This 5th edition of Poultry World highlights egg production and mandatory OKT certification for table eggs in Germany. We explore how automatic lameness detection can be achieved through smart farming technologies and consider full data integration and its benefits on a farm in Denmark.
View the 5th edition of Poultry World for 2022
At the latest edition of the Alltech ONE Conference, speakers painted a new perspective on sustainability and on the steps beyond that. Is ‘net zero’ enough, or should we be aiming for ‘net positive’?
In this edition, we visit Denmark’s Mansson farm, which is home to 2,000 ha of organic vegetable production, a biogas plant and some 230,000 organic layers. In the farm’s earlier days, an Excel spreadsheet was sufficient, but today, with the production of 72 million eggs per year, the team has implemented Poultry Plan software for full data integration.
Necrotic enteritis continues to be a major challenge in poultry production, and with the need to reduce antibiotics, the sector is seeking new solutions. A trial in the US, which used a blend of eugenol and garlic compounds, was shown to promote broiler performance when under necrotic enteritis challenge conditions.
Broiler welfare and a farmer’s profitability are impacted by lameness, and while it is a challenge to observe individual birds for gait and posture, early and accurate lameness detection and treatment are essential.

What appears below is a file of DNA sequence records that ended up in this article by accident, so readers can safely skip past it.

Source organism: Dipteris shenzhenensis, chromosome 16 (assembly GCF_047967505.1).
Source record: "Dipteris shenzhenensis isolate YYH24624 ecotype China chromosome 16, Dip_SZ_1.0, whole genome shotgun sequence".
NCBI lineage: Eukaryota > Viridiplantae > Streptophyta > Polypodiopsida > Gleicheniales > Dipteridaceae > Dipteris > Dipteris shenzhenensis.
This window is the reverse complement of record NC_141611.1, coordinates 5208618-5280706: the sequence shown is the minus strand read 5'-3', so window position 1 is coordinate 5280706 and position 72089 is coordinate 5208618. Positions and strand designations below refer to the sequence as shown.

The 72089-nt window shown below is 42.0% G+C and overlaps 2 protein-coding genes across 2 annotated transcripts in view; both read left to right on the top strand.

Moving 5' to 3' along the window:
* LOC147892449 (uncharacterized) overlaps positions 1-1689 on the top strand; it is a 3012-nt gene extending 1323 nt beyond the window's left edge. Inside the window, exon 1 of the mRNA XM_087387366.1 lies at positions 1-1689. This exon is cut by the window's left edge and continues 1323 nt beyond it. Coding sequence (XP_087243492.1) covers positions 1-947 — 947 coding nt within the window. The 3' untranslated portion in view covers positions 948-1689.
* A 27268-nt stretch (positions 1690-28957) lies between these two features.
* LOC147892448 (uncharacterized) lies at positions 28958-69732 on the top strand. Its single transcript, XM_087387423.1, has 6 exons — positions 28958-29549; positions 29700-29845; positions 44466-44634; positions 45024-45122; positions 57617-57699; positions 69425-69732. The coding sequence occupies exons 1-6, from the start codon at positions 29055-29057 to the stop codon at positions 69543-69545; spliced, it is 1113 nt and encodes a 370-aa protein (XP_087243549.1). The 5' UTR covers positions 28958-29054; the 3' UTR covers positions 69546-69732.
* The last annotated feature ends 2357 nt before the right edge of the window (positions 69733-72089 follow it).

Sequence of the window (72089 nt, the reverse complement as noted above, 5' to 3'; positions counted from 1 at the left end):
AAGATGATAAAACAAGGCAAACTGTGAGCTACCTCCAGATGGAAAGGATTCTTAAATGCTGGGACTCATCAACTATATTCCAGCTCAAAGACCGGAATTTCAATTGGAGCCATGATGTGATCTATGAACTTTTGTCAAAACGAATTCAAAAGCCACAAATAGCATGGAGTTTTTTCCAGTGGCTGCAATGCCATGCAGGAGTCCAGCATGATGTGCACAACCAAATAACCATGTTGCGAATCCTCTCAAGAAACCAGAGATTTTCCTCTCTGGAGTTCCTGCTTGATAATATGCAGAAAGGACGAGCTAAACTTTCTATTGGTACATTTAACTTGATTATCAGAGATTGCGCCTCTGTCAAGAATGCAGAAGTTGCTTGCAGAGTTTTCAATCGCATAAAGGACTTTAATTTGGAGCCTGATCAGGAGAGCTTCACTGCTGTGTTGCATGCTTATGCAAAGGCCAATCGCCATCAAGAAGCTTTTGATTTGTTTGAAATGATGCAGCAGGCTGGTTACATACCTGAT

Since the beginning of the year, all table eggs sold in Germany have to be OKT certified. To prevent sacrificing hatchlings, or ‘Ohne Küken Töten (OKT)’, poultry farm Lehnertz began OKT certification for its organic laying hens in 2019. It is believed that OKT certification may eventually become mandatory throughout the EU.
In this article, we consider the potential of water as a renewable and sustainable energy source. Its advantages in broiler production are many.
Changes to an animal’s genetics, growth rate, nutrition, locomotion and metabolism can have an effect on skeletal muscle composition and, therefore, meat quality. What is the role of minerals and how can oxidative stress be combated?
The best feed conversion and performance can only be achieved by healthy animals, for which the highest standards of management, hygiene and feed quality are required.
Russia’s invasion of Ukraine resulted in the mass exodus of Western companies from the Russian market, leaving the local poultry industry in search of alternative sources of feed additives, hatching eggs, equipment, packaging and labelling.
While the effects of national legislation may be undermined by price competition from lower welfare imported products, the effects of market-driven initiatives may be limited by consumer unwillingness to pay the extra cost.
To reach high production and persistence, optimum nutrition is crucial, particularly in the early stages of a chicken’s life. From hatch to about 6 weeks, for example, the development of the chick’s digestive and immune systems takes centre stage and most of the nutrients are directed towards the development of organs. In this article we look at the most important nutrients at each stage.
With a focus on phosphorous, Canadian researchers looked at how precise we can be when adding this mineral to poultry diets.
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